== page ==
After a year of doing composite drawings for the Forestville Police Department, Sketch Artist Pierre Chantel was asked to resign Thursday.
Chantel was known for sketching suspects from witness descriptions in the style of early 20th-Century Cubism. His disdain for the Realist movement of contemporary forensic and police sketch artists made him a persistent target of criticism. In one case, detectives complained that his sketch of the head of a car theft ring made them spend weeks looking for a man with three fingers and one-and-a-half eyes.
The FPD was further put off by Chantel’s need to sign and hand number his work. His habit of framing each sketch also made them difficult for police to carry about.
However, the art world was impressed. His “Sketch of the Dale’s Package Store Shoplifter” may not have netted an arrest but it did get $500 at Sotheby’s, as well as solicitations by other suspects for drawings of themselves.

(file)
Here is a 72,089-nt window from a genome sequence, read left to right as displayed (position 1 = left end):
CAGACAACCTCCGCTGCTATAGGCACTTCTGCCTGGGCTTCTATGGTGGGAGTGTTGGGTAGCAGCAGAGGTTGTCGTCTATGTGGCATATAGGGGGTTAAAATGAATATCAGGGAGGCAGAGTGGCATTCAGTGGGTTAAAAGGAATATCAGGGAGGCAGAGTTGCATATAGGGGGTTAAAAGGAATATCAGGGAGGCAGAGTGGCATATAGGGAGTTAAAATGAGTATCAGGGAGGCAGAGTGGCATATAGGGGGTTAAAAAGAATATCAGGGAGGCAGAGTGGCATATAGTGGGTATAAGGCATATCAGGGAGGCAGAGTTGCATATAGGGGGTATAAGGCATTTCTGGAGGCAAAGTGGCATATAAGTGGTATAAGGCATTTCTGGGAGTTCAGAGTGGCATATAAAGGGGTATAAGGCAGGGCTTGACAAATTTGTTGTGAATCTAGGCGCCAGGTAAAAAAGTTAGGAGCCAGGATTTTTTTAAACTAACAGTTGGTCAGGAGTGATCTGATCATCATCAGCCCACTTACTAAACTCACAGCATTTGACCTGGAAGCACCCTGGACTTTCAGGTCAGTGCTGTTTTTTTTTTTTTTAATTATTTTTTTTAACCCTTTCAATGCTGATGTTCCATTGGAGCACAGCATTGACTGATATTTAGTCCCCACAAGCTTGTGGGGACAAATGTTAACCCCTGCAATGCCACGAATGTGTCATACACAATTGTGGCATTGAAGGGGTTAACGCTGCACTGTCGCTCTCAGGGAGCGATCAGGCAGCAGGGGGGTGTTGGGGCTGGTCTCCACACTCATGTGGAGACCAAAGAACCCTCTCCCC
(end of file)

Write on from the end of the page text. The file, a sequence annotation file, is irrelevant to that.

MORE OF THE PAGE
Chantel was lauded by Roberta Smith, art critic for the New York Times and lecturer on contemporary art and to the unruly kids in her neighborhood. She lamented the “short-sightedness” of the FPD in firing someone who “so well captures the beauty of those society callously labels ‘criminals.'” She asked, “Since when did police departments become all about enforcing the law?”
Rockwell Park constable Pat O’Reilly rocked on his heels and said, “The constabulary never took a fancy to his work. His doodles only made sense after a night on the lash sharing a few pints with the lads from Terryville. Them was the days… But Chantel did help us in finding a cello that was cut in fourths and glued back together at odd angles.”
Chantel will be replaced by Crissy Foster. An FPD spokesman beamed about the new police sketch artist. “She’s still in kindergarten, but her drawings have received high marks from her teacher and even a gold star. And thanks to work she just did for us, we are hot in pursuit of a thief with a purple balloon for a head, eyes that are dots, and stick arms and legs.”
Mr. Chantel was not available for comment, commenting, “I, Pierre Chantel, do not talk to mere reporters.”